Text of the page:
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Luncheon honors crime victims and comforts surviving family members | The Homepage

By Juanita Godfrey

It is His will that every need be supplied

You are important to me

I need you to survive *

On April 1, the Monongahela Marsden Block Association held a Victims of Violent Crimes Luncheon at the newly remolded Spartan Center in Hazelwood. The theme was “I Need You to Survive.” Everyone joined in singing the song of the same name by Hezekiah Walker.

Mary Collier, Ursula Craig, Vernessa Fuller, Juanita Godfrey Humphrey and Deaconess Deloris Livsey organized the event, which was attended by residents of Hazelwood and beyond. Valarie Dixon and Geraldine Massey, staff members at Victims of Violent Crimes, also attended. Ms. Massey spoke of losing her two sons to violence.

People seated around white-covered tables face a woman with light-brown skin and black hair, who holds a microphone and addresses the group.
Adrienne Young, founder and executive director of Tree of Hope, was the featured speaker at the April 1 luncheon for crime victims and their families organized by the Monongahela Marsden Block Association with support from the Forbes Fund. Photo by Vernessa Fuller

The speakers shared moving personal stories. Adrienne Young, executive director of Tree of Hope and a mother who lost her son to gun violence, spoke about how Tree of Hope assists families all over the city:

In 2002 the Tree of Hope was formally established with professors, police officer, researchers from Allegheny Hospital, the Wholeys of the Strip District, various Pittsburgh Public Schools, churches and parents who had suffered the loss of their children.   We started addressing the children who were left behind with services including housing, clothing and food, and provided counseling for the children and families. In most impoverished neighborhoods there was no help available. We sponsored art therapy programs for the children, and picnics to bring the families together for relaxation and fun. There was nothing in place to provide Christmas for the children who were left with a single parent. We started Tree of Hope to give these families a Christmas. We were joined by the Pittsburgh Steelers, area businesses and magnanimous members of the public.

Since then, we also started the “Cop and Kids program” to build relationships with our police bureau. The “Adopt a Mom” program began after we saw mothers struggling to raise their children. It has been very successful! We engage the family in the home after a homicide, assist with funeral arrangements, provide victims' compensation funds to help pay burial expenses, and provide a “Hope Basket” of food and refreshments. We include an information packet titled “Where to Turn,” and a back-to-school program for children who lost their parent or parents. We are there to provide help, hope and healing.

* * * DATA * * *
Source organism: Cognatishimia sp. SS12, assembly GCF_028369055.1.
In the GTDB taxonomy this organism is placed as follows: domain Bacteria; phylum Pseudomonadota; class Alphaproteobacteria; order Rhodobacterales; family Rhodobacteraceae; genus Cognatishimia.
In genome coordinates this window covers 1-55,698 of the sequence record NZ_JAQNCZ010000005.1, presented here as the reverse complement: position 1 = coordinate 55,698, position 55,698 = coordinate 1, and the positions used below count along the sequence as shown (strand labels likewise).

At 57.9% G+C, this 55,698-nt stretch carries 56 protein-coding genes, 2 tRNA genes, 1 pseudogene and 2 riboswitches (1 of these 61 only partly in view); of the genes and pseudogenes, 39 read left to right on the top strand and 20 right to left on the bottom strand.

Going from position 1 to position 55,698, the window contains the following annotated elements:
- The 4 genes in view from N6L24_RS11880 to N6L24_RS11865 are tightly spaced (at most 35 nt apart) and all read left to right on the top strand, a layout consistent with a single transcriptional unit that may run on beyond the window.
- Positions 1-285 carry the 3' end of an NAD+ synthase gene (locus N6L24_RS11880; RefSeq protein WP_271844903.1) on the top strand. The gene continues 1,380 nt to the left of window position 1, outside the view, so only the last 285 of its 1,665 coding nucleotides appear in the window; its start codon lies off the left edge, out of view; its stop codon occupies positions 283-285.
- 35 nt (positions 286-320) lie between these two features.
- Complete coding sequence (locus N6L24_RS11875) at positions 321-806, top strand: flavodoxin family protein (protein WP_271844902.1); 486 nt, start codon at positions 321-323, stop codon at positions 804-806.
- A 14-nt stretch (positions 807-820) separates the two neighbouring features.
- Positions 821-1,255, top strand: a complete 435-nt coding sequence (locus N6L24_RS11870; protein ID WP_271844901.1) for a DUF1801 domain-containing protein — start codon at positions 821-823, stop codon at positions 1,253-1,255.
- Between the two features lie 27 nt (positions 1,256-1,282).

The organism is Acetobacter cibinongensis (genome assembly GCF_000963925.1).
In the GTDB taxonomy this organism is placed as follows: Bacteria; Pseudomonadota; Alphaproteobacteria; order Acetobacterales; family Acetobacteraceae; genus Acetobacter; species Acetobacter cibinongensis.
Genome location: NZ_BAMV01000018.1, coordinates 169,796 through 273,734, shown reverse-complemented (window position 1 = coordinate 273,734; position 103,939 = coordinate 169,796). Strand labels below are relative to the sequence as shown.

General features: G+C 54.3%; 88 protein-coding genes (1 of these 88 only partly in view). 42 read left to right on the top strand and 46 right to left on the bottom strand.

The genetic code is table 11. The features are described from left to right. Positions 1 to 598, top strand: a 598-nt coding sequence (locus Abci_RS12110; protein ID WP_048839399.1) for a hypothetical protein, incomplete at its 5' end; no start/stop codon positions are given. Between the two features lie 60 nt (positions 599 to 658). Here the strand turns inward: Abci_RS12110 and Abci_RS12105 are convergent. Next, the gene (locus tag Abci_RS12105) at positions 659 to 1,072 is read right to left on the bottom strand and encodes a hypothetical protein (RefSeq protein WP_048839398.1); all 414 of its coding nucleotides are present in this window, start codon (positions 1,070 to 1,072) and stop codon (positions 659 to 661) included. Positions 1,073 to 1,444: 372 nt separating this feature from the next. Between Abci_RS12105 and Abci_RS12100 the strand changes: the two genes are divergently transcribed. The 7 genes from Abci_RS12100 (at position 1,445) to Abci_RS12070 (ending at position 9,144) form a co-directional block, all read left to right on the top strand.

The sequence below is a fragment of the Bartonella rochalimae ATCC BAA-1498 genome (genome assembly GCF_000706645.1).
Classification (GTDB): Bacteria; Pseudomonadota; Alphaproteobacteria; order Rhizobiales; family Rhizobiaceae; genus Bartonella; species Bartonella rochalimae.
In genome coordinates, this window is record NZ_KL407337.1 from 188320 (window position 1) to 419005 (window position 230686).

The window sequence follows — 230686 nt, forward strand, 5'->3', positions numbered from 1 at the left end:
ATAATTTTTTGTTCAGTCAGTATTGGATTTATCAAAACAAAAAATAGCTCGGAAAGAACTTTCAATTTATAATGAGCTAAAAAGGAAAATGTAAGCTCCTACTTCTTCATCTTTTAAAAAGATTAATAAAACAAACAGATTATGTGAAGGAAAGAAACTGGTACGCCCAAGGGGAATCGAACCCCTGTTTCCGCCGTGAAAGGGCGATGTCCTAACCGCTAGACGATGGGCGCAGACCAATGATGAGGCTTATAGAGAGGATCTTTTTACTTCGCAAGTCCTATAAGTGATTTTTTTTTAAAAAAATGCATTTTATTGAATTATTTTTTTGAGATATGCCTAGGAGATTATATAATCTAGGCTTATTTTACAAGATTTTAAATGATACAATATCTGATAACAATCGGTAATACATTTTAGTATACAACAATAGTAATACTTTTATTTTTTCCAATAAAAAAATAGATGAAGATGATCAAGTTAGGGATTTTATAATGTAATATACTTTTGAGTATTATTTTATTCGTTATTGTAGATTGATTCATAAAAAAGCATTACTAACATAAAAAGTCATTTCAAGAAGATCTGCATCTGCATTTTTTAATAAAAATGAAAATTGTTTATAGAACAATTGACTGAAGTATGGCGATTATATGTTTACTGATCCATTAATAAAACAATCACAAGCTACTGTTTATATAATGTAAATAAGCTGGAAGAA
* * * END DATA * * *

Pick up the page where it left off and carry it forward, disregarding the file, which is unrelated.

Center of Life's Kiyomi Knox, MSW, spoke about art as healing through discussion and breaking and rebuilding bowls. Members of the audience shared pictures of loved ones and stories of how their loss affected them. One person said he was glad to hear and share his story with those who truly understood the magnitude of his loss.

A middle-aged couple stand in front of a stage. One holds a microphone and the other holds  photos. People sitting at tables with their backs to the camera look on.
Willie Bug and Dawn Murray shared a personal story at the April 1 luncheon. Photo by Tiffany Taulton

The master of ceremonies, Pastor June Jefferies of New Life Baptist Church of Apollo, a Hazelwood native, brought the joy of the Lord into the luncheon by requesting that the Monongahela Marsden Block Association make this an annual event.

The Monongahela Marsden Block Association is grateful for the generous support from the Forbes Fund and so proud of the community for coming together for this very special event. Special thanks to Center of Life, Hazelwood Initiative, Dylamato's Market, the Hazelwood Presbyterian Church Mission Fund, Bella Rosa Hair Salon and all of our volunteers.

Juanita Godfrey Humphrey is the President of the Monongahela Marsden Block Association and someone who is deeply rooted in the community.

*Lyrics from “I Need You to Survive,” written by David G. Frazier and performed by Hezekiah Walker


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